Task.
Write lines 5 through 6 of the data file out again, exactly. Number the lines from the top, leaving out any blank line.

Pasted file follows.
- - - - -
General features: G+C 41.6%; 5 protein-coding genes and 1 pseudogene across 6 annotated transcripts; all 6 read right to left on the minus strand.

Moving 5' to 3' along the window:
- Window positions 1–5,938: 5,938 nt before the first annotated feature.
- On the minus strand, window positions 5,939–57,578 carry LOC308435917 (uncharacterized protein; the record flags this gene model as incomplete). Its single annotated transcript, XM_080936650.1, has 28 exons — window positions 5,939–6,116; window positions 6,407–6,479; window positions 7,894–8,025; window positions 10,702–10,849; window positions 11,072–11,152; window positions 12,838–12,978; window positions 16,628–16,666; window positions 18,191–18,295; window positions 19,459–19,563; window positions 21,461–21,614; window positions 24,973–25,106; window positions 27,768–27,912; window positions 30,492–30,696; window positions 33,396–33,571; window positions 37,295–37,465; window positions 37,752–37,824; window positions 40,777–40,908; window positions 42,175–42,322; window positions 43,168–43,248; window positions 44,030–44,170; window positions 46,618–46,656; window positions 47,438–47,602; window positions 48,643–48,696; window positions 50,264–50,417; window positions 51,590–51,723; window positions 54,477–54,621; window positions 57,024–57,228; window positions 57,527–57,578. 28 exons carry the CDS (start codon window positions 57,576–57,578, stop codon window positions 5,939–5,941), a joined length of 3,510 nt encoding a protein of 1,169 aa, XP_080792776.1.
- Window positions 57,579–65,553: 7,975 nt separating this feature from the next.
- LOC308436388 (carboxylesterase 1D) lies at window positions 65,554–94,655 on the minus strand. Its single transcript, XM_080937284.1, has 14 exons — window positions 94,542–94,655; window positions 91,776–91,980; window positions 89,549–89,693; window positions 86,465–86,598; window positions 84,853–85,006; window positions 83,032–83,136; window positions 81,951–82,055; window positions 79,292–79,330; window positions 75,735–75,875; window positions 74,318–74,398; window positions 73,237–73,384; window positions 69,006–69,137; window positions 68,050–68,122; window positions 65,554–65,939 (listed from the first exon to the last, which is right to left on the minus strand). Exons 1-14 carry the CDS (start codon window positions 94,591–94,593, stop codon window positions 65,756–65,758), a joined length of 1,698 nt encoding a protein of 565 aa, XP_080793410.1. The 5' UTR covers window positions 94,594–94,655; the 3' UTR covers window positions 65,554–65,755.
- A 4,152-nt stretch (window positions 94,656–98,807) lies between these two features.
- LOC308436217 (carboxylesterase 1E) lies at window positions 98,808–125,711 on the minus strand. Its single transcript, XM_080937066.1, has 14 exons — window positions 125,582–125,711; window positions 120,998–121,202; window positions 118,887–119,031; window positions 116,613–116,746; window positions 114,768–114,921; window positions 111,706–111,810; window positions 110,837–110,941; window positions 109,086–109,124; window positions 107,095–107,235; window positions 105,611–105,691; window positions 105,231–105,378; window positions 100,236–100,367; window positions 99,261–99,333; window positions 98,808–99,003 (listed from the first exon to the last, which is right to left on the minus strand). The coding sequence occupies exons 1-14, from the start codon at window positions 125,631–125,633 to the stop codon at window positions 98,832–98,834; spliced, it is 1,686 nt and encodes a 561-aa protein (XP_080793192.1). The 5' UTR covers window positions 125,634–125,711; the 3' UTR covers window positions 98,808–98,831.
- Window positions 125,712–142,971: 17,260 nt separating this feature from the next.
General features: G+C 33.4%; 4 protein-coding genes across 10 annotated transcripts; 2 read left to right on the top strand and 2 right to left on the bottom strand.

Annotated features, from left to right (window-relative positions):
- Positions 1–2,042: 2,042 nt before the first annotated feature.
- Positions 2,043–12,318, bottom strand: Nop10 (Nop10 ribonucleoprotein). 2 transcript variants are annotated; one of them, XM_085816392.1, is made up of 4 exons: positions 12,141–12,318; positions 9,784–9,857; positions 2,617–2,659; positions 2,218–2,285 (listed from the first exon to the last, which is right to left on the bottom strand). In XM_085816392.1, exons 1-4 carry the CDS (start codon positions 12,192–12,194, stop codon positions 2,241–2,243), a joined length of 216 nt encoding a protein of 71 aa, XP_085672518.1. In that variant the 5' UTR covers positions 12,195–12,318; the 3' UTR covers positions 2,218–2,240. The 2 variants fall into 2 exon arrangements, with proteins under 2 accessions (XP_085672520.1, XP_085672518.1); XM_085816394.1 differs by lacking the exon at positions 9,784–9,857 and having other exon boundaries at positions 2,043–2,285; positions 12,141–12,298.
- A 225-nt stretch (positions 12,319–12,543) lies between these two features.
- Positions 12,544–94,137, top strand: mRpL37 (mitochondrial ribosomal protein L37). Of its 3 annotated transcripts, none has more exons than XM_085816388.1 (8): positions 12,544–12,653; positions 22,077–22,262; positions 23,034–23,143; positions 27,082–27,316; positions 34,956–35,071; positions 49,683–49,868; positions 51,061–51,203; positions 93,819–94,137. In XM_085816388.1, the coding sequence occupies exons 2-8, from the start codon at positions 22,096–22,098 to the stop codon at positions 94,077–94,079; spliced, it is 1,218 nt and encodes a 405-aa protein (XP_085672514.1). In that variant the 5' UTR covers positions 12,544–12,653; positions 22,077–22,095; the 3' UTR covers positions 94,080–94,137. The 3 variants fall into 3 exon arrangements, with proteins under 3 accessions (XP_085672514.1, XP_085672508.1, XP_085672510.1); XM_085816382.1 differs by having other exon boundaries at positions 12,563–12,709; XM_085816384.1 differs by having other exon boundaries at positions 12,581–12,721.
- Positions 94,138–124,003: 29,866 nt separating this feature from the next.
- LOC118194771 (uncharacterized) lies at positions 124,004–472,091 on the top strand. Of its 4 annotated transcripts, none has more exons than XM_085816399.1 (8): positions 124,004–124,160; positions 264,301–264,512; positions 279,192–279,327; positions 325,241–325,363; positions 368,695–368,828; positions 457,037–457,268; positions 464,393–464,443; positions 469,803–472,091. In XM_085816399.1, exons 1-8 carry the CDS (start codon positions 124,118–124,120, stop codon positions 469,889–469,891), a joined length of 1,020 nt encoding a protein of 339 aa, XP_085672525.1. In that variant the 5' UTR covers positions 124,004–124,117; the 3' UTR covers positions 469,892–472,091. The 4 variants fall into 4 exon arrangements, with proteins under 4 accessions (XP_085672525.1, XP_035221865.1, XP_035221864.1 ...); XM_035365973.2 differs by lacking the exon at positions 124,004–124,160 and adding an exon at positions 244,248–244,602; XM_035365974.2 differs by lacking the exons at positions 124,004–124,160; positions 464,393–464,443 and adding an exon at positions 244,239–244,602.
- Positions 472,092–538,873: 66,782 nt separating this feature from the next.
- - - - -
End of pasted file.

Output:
- Window positions 57,579–65,553: 7,975 nt separating this feature from the next.
- LOC308436388 (carboxylesterase 1D) lies at window positions 65,554–94,655 on the minus strand. Its single transcript, XM_080937284.1, has 14 exons — window positions 94,542–94,655; window positions 91,776–91,980; window positions 89,549–89,693; window positions 86,465–86,598; window positions 84,853–85,006; window positions 83,032–83,136; window positions 81,951–82,055; window positions 79,292–79,330; window positions 75,735–75,875; window positions 74,318–74,398; window positions 73,237–73,384; window positions 69,006–69,137; window positions 68,050–68,122; window positions 65,554–65,939 (listed from the first exon to the last, which is right to left on the minus strand). Exons 1-14 carry the CDS (start codon window positions 94,591–94,593, stop codon window positions 65,756–65,758), a joined length of 1,698 nt encoding a protein of 565 aa, XP_080793410.1. The 5' UTR covers window positions 94,594–94,655; the 3' UTR covers window positions 65,554–65,755.